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Highlights of the 39th European Thyroid Association Annual Meeting

Highlights of the 39th European Thyroid Association Annual Meeting
  • Endocrinology and metabolism
  • Diabetes


Resource type



Congress report
thyroid-stimulating hormone receptor antibody bioassays
Graves’ orbitopathy



Congress Centre, Hotel Scandic Copenhagen, Copenhagen, Denmark
September 3–6, 2016

The annual meeting of the European Thyroid Association (ETA) provided a well-balanced program of high level science and clinical research to more than 1100 participants from 34 countries. More than two thirds of the 104 oral and 240 poster presentations dealt with thyroid cancer, with pregnancy and/or autoimmunity also popular topics


An extremely well-attended symposium on September 3rd offered an update on hyperthyroidism. The current president of the Danish Thyroid Society, Laszlo Hegedüs (Odense, Denmark) introduced the recently published ETA guidelines on the diagnosis and management of subclinical hyperthyroidism1 while Stine Anderson (Aalborg, Denmark) presented her excellent data on the relative rate of foetal malformations during pregnancy in patients taking different antithyroid drugs e.g. methimazole versus propylthiouracil. Newly developed small “antagonist” molecules binding to the transmembrane region of the thyroid-stimulating hormone (TSH) receptor were discussed by Marvin Gershengorn (National Institute of Health [NIH], Bethesda, USA).

Bioassays for thyroid-stimulating hormone receptor antibodies

A challenging and informative symposium on cell-based bioassays for measuring functional TSH-receptor stimulating and blocking autoantibodies was held on Sunday September 4th. After a short introduction by the moderator, novel aspects of the structure of the TSH receptor and functionality of TSH receptor antibodies were discussed by Susanne Neumann (NIH, Bethesda, USA), while Tanja Diana (Mainz, Germany), as second speaker, introduced the analytical performance of a cell-based bioassay to measure TSH receptor-blocking antibodies, discussing their clinical relevance in patients with autoimmune thyroid disease. A third speaker, Jennifer Wendelkind (Athens, Ohio, USA) presented a new quantitative and standardized bioassay for the measurement of functional TSH receptor-stimulating antibodies. This successful symposium was well-attended and the discussion was useful for the numerous basic scientists and clinicians who attended.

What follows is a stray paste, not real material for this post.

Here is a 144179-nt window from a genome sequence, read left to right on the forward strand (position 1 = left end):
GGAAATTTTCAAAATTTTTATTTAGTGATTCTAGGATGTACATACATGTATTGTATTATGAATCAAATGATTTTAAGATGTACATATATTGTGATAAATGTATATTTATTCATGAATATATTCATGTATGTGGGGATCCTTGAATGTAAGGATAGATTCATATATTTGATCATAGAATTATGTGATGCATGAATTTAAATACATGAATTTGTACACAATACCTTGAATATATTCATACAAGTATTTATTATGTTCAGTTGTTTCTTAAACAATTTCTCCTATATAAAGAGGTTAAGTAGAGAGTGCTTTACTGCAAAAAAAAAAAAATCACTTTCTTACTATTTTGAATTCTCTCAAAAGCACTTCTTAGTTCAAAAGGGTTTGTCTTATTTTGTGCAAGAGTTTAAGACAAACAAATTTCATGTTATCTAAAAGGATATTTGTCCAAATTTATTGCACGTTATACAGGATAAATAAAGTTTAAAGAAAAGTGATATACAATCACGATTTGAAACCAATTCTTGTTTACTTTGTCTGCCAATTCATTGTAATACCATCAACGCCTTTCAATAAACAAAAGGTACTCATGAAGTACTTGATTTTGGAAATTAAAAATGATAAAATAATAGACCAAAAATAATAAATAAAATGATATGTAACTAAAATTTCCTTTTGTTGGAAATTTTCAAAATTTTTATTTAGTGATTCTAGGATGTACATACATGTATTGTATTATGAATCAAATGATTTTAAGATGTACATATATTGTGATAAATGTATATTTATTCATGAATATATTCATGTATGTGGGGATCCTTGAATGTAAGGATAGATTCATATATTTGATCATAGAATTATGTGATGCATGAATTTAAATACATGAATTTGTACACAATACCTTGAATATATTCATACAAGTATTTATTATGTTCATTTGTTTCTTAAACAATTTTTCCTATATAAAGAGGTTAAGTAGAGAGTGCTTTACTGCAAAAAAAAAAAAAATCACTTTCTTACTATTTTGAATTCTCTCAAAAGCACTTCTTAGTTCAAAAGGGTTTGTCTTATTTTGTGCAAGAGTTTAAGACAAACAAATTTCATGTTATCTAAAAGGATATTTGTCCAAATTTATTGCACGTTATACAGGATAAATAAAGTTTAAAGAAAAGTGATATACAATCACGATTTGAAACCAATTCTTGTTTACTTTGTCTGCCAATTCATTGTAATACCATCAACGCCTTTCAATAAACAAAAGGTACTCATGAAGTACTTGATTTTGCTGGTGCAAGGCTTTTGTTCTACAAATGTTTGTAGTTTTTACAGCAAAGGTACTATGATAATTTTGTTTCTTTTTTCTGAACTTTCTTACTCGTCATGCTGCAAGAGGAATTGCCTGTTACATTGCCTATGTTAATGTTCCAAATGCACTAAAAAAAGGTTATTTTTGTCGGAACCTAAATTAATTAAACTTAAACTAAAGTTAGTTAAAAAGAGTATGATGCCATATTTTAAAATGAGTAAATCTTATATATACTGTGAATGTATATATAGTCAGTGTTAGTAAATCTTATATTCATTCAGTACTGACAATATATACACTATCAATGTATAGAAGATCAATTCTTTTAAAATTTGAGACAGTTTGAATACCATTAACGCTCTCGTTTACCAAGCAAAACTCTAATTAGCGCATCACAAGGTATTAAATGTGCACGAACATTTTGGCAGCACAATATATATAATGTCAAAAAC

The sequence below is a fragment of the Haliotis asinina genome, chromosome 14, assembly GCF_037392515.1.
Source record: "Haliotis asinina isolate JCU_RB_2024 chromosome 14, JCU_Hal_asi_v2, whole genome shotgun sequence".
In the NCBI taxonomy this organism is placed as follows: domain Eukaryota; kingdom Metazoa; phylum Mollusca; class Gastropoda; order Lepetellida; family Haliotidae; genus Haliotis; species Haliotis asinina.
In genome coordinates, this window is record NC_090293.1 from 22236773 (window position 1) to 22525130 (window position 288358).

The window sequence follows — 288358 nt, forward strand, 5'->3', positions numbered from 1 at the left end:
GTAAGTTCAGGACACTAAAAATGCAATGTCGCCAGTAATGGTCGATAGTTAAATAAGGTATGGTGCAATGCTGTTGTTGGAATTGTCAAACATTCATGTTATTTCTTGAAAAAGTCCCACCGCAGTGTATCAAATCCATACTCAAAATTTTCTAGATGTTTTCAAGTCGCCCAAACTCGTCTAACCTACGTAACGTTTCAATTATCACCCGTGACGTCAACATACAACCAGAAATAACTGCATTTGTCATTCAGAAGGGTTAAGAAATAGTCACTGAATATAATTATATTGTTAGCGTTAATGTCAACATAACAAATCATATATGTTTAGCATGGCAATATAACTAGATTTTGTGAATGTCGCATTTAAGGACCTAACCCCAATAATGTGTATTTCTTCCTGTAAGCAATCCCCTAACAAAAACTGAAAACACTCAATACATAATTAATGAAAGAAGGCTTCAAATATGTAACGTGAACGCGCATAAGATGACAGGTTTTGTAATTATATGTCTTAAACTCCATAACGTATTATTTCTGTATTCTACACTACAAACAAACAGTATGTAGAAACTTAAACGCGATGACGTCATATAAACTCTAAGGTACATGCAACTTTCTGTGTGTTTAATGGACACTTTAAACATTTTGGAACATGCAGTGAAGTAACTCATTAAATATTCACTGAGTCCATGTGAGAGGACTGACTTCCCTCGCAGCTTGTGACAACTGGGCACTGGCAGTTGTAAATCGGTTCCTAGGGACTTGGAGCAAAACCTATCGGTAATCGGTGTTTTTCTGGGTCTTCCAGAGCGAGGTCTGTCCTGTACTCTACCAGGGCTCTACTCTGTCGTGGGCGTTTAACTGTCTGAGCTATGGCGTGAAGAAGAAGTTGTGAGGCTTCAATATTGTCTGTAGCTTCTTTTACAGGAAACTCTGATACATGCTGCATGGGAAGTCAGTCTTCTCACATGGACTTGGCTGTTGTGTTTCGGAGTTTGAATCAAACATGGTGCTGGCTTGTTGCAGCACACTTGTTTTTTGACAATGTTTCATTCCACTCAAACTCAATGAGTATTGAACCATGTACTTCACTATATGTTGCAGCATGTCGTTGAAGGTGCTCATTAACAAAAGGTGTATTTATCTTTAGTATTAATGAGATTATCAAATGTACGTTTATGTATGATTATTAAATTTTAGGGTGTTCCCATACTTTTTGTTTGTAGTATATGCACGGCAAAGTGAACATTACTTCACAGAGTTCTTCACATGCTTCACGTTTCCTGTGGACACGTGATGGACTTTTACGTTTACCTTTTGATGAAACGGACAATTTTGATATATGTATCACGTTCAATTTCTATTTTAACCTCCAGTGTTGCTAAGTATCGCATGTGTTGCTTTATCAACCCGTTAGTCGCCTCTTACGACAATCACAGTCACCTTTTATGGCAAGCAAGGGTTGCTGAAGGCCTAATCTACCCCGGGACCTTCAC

Graves’ orbitopathy

A further highlight of ETA 2016 was the symposium update on Graves’ orbitopathy where Luigi Bartalena (Varese, Italy) reported on the recent ETA and European Group on Graves’ orbitopathy (EUGOGO) guidelines, advocating the administration of intravenous steroids once weekly as the gold standard in patients with clinically active and severe Graves’ eye disease. Subsequently, Thomas Brix (Odense, Denmark) presented data on the increased risk of morbidity and mortality with thyroid eye disease and a representative from the NIH/National Institute of Diabetes and Digestive and Kidney Diseases, Bethesda, USA presented interesting results on the TSH receptor cross-talking with the insulin-like growth factor receptor, the activation of several intracellular pathways further to the cAMP-CREB-pathway, and inhibition of intracellular pathways following administration of small molecules binding to the transmembrane region of the TSH receptor -  the dominant receptor in Graves’ disease.

Thyroid disease - fertility and pregnancy

This popular evening symposium opened with a discussion of the causes of fertility in both male and female patients by Kris Poppe (Brussels, Belgium), with thyroid autoimmunity singled out as the major cause of infertility in patients with thyroid disease. Subclinical thyroid dysfunction impacts fertility, pregnancy success, rate of complications, miscarriages and eclampsia. The guidelines of the American Thyroid Association (ATA) on thyroid dysfunction and pregnancy were presented by Elisabeth Pearce (Boston, USA) and compared with those of the ETA, highlighting the differences in recommendations between the two continents. Finally, the deleterious consequences of thyroid dysfunction, mainly hypothyroidism and iodine deficiency on the neurological status and development of the foetus and newborn were shown by Robin Peters (Rotterdam, the Netherlands) using recent data from a large registry in the Netherlands.


Overall, ETA 2016 was an attractive and excellent international scientific meeting offering the latest data on basic and clinical thyroidology combined with several educational events, including five pre-congress activities (basic and clinical educational courses, an ultrasound course, an iodine network symposium and an ETA cancer clinical research network meeting).

The next ETA annual meeting takes place in Belgrade, Serbia, from September 9th to 12th, 2017.


Biondi B, et al. The 2015 European Thyroid Association guidelines on diagnosis and treatment of endogenous subclinical hyperthyroidism. Eur Thyroid. 2015;4:149–63.

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